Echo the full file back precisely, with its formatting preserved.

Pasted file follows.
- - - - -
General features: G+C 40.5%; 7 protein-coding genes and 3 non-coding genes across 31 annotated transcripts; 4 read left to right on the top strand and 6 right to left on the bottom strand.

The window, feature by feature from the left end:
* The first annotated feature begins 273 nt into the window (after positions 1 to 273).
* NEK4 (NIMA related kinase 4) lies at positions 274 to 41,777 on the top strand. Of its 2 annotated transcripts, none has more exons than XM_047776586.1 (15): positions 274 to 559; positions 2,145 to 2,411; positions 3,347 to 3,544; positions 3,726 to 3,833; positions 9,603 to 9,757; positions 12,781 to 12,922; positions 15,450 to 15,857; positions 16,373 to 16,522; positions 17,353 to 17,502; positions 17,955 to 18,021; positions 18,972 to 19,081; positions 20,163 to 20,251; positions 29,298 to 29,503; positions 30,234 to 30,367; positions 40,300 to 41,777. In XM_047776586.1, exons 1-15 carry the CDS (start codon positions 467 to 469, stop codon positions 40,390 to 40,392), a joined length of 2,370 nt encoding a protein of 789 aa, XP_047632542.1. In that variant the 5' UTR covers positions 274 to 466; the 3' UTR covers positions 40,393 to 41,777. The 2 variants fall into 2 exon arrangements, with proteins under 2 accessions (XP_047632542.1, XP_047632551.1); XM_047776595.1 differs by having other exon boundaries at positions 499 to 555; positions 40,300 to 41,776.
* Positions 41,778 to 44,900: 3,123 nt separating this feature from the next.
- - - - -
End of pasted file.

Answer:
General features: G+C 40.5%; 7 protein-coding genes and 3 non-coding genes across 31 annotated transcripts; 4 read left to right on the top strand and 6 right to left on the bottom strand.

The window, feature by feature from the left end:
* The first annotated feature begins 273 nt into the window (after positions 1 to 273).
* NEK4 (NIMA related kinase 4) lies at positions 274 to 41,777 on the top strand. Of its 2 annotated transcripts, none has more exons than XM_047776586.1 (15): positions 274 to 559; positions 2,145 to 2,411; positions 3,347 to 3,544; positions 3,726 to 3,833; positions 9,603 to 9,757; positions 12,781 to 12,922; positions 15,450 to 15,857; positions 16,373 to 16,522; positions 17,353 to 17,502; positions 17,955 to 18,021; positions 18,972 to 19,081; positions 20,163 to 20,251; positions 29,298 to 29,503; positions 30,234 to 30,367; positions 40,300 to 41,777. In XM_047776586.1, exons 1-15 carry the CDS (start codon positions 467 to 469, stop codon positions 40,390 to 40,392), a joined length of 2,370 nt encoding a protein of 789 aa, XP_047632542.1. In that variant the 5' UTR covers positions 274 to 466; the 3' UTR covers positions 40,393 to 41,777. The 2 variants fall into 2 exon arrangements, with proteins under 2 accessions (XP_047632542.1, XP_047632551.1); XM_047776595.1 differs by having other exon boundaries at positions 499 to 555; positions 40,300 to 41,776.
* Positions 41,778 to 44,900: 3,123 nt separating this feature from the next.